Gift cards are widely popular gifts for the holidays as they give the receiver what he or she wants, a chance to pick out his or her very own gift.
The popularity of the gift card is undisputable. That segment saw over $31.75 billion spent on purchasing gift cards, said the National Retail Federation.
Four out of every five shoppers during the holiday are planning to purchase at least one gift card. The average shopper will spend over $172 for gift cards.
While gift cards certainly have their advantages, which card you purchase and what you end up doing with it will make a big difference, said experts.
Cards need to be verified. The PIN on the back should not be scratched off. If the card is not prepaid, make sure the sales clerk runs it through to ensure the dollar amount has been loaded properly on the card.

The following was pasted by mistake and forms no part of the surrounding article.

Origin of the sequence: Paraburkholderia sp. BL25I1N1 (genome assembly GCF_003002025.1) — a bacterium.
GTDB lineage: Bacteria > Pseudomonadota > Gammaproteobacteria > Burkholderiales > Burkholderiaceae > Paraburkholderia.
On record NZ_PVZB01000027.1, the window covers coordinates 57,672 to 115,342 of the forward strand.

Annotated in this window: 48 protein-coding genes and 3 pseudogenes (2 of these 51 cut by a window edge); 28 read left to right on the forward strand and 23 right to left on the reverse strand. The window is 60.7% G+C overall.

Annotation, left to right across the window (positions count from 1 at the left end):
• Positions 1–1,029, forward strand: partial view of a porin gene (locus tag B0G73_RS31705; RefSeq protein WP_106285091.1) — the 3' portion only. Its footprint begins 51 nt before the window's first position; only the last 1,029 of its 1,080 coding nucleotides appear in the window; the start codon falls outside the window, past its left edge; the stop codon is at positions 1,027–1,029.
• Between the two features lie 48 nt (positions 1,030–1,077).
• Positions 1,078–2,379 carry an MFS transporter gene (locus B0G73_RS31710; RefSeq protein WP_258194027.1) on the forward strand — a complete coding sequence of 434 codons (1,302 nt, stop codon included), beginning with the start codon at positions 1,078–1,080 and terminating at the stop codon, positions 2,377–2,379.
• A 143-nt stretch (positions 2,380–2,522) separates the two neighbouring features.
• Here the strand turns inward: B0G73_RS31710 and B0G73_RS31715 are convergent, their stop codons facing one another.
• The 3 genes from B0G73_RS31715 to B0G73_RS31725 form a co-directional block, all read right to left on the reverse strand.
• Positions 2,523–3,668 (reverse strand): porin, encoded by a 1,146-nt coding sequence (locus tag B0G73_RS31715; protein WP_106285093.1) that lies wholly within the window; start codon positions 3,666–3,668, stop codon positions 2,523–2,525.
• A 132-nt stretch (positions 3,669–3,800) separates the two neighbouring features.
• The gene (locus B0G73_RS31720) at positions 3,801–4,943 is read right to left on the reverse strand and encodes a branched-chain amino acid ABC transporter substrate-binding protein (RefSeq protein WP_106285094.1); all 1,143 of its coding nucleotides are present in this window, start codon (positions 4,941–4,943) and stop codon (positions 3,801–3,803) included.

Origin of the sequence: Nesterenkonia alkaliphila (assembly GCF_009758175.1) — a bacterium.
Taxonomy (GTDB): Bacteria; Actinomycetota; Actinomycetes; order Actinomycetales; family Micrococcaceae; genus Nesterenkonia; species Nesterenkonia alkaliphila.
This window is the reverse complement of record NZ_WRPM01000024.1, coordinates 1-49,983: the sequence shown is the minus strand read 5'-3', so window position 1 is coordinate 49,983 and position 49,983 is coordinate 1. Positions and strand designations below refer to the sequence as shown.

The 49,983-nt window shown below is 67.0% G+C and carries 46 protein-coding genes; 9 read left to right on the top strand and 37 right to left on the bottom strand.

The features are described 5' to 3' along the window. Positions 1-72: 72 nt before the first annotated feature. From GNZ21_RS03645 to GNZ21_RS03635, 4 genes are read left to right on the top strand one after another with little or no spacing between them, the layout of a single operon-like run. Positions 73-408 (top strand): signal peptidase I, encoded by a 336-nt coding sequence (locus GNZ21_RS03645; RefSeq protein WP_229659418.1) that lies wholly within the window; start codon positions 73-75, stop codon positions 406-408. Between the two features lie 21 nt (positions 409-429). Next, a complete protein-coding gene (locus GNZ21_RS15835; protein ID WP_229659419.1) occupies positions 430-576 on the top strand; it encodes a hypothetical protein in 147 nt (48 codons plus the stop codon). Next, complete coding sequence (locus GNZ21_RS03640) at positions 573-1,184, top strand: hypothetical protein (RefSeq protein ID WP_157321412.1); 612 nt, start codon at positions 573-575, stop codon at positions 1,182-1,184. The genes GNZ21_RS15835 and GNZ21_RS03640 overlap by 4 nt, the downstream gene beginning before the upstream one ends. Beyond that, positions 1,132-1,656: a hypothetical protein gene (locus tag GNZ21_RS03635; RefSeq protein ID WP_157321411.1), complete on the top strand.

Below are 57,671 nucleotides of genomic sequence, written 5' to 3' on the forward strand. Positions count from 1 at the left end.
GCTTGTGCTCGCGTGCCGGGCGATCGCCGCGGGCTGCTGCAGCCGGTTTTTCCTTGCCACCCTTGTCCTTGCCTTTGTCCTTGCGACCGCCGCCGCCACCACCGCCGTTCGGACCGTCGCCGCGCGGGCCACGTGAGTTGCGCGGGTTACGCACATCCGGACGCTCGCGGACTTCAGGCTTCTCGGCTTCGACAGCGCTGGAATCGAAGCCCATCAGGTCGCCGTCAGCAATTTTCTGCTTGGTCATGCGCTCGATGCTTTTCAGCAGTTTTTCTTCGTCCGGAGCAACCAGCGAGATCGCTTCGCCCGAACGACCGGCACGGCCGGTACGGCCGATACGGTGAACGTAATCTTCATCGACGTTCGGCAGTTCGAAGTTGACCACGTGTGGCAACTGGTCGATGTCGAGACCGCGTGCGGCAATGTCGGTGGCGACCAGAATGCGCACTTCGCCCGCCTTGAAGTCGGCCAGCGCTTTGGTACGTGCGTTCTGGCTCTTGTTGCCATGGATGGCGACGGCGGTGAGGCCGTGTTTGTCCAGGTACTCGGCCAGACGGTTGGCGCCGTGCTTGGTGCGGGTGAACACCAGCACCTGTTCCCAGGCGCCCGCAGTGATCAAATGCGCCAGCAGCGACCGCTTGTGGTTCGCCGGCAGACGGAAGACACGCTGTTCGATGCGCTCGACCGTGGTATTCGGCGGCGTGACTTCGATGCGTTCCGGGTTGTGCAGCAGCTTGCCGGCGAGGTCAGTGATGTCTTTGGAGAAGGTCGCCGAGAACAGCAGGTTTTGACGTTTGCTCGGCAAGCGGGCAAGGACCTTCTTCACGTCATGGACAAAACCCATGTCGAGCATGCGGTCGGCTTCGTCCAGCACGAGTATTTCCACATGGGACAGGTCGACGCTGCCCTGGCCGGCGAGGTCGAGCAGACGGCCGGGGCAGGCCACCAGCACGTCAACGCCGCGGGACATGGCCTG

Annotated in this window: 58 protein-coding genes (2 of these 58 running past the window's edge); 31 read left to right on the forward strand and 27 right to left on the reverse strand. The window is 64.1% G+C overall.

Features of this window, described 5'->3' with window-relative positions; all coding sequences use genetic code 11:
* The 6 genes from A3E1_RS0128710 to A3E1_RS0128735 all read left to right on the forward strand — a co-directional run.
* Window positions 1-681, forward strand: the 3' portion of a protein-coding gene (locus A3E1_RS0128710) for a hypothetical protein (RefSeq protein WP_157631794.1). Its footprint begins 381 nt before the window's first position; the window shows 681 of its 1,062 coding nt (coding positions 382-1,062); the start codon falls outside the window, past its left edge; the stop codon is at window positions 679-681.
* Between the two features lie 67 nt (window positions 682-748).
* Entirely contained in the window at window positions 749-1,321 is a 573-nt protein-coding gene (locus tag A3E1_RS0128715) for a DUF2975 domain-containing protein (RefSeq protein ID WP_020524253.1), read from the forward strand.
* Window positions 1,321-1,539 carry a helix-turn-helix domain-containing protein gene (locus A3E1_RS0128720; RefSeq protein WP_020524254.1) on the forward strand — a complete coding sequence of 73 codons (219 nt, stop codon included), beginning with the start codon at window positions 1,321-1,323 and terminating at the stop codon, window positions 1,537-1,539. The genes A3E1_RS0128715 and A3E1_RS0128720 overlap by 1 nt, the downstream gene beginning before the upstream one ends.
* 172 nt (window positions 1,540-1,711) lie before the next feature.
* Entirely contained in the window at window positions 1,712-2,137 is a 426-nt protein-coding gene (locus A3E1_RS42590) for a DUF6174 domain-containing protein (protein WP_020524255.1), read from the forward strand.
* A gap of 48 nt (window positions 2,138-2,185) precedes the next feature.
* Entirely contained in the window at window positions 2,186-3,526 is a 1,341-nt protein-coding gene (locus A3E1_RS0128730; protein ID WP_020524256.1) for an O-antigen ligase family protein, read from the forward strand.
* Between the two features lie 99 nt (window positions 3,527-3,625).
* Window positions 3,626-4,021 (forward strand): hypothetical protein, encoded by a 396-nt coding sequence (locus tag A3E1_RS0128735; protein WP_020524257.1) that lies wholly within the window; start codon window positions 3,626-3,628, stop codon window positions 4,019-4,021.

Once the gift card is purchased, it is not safe. The balance needs to be monitored because there are thieves that scan card numbers off the card’s back and then check with the business to find out when it was activated and then use that card to purchase items.
One way to stop that from happening is purchasing gift cards that are not on a display rack, but behind the counter.
At times, retailers sell preloaded cards of their own for less than their face value, a nice savings during the holiday season.
If a restaurant, venue or store were to go out of business all value is lost on the gift card.
When purchasing a gift card that is not straight from a particular retailer, but generic ones that can be used nearly anywhere, remember that credit card agencies or banks charge a loading fee of between $3 and $4.
Some cards are not actually gift cards, but credit cards that are prepaid and they often times have user fees that the giftee will likely not appreciate.
Credit Cards that are prepaid are an industry that is over $100 billion big. The Consumer Financial Protection Bureau proposed more user protections for the prepaid cards.
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